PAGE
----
Too much repetition (and at a steep price)
Price: $79 for a 3-month subscription up to $249 for two years
Simple navigation and well-produced material are cornerstones of Rosetta Stone. But with so much competition, the program just doesn’t stack up. Its high price point and lack of excitement mean a relatively dull learning experience.
Beginning learners can start developing vocabulary early on, which is a perk. But there’s not much cultural immersion happening. You can’t expect explanations or tips—just learning through pictures and matching phrases to scenarios. In short, more valuable resources (for less money) are available elsewhere.
- Beginning lessons start off with basic vocabulary, a smart place to begin.
- Voice recognition technology helps you hone pronunciation.
- Lessons have great structure and get increasingly more difficult.
- Materials aren’t engaging or fun.
- The picture-sorting format has limitations.
A very basic tool that only offers the basics
Price: Starts at $9.99 per month for one language or $47.99 for a year
With fairly blah formatting and uniform lessons, Mondly isn’t big on variety. They do have daily, weekly, and monthly challenges to encourage you to keep coming back for practice. But the offerings are minimal at all levels, and despite the recommended learning path, it’s not very cohesive.
Grammar is a bit frustrating, too. Instead of teaching patterns for conjugation, for example, you’ll just see the different forms in drills and practice. It works, but it’s not intuitive. And at ten bucks a month, Mondly feels too bare bones to be worth recommending.
- You can access a free version to try it out before committing to a subscription.
- Covers the basics decently, just enough to get by.
- Lesson structure could be improved significantly.
- Same content for each language.
- There are other similar options that are better, cheaper, or both.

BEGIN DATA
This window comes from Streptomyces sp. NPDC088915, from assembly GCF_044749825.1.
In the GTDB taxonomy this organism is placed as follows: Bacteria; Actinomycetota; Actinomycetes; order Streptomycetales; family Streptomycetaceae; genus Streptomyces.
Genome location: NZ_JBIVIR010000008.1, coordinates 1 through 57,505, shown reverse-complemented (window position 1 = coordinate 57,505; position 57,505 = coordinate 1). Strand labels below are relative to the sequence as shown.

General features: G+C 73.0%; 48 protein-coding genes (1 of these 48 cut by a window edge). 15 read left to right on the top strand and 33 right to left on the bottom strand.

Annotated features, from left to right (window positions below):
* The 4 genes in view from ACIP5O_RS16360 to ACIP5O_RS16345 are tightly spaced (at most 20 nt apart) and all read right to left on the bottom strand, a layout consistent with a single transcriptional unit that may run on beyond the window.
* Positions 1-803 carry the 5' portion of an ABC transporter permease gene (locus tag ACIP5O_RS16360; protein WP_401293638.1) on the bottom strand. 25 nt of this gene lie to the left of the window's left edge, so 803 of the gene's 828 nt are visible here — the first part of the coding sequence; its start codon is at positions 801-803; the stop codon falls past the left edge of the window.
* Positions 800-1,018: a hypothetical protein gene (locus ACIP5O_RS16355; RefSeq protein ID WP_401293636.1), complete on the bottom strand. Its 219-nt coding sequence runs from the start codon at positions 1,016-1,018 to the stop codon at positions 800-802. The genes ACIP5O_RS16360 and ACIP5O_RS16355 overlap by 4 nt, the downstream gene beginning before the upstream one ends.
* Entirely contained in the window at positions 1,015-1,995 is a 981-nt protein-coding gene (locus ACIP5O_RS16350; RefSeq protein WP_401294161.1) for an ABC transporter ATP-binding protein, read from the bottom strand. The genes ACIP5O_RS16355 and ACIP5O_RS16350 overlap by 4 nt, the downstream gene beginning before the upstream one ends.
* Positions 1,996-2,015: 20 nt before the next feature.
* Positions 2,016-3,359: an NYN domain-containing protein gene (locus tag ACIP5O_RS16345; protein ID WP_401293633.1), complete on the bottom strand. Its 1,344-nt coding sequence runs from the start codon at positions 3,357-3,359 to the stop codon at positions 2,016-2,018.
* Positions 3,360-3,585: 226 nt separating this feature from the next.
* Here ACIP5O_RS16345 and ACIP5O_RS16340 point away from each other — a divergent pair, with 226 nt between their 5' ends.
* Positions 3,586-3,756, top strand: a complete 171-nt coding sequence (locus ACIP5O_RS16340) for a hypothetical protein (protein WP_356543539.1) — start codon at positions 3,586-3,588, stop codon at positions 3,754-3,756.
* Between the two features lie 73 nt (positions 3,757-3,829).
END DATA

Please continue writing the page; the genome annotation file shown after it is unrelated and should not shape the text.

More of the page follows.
Audio-focused with little range
Price: Starts at $11.99 and ranges up to $100
Unlike other languages by the same company, Michel Thomas doesn’t teach the Hindi course. While this is good news in terms of avoiding his critical style, there’s still not much I’d recommend from Michel Thomas.
Lessons are primarily audio exercises, but reading practice occurs sparsely. You begin working at the very lowest level—beginner—and don’t need to study or write anything down, which sounds ideal. You’ll learn from an instructor as they teach two students. Again, this sounds okay, but can make the lessons feel slow. Overall, not that much content is actually covered in the courses.
- It can be reassuring to hear others make mistakes in the lessons.
- Lessons involve no rushing—you pause and play as necessary.
- Limited language development since it’s primarily audio.
- Expensive for what you get, with no material for advanced students.
Basic exposure to a wide range of languages
Price: $24.95 per month or $149.95 for a year
Tons of different languages are available on Transparent Language. But unfortunately, you won’t be learning much of anything in Hindi. Why? Because the material isn’t very thorough, and you’re essentially memorizing words and short phrases without any context. Drilling these bits of the language in isolation doesn’t help make you fluent.
The user interface isn’t very engaging, either. Between the repetition and the dull interface, there’s not a whole lot to like here. That said, there are some cool features, like the ability to record and insert yourself into a conversation to hear how it flows. But overall, Transparent won’t be winning any awards.
- An apparent voice recognition tool rates your pronunciation, albeit it’s hard to figure out how accurately.
- Vast range of languages available if you want to study something in addition to Hindi.
- Practicing the language become monotonous with repetitive prompts.
- Price is steep, given the limitations of the lessons.
- Strong focus on memorization without teaching how the language works.
There are plenty of Hindi courses to choose from, but not all are equal. Have you tried any Hindi learning courses before? Share your thoughts in the comments!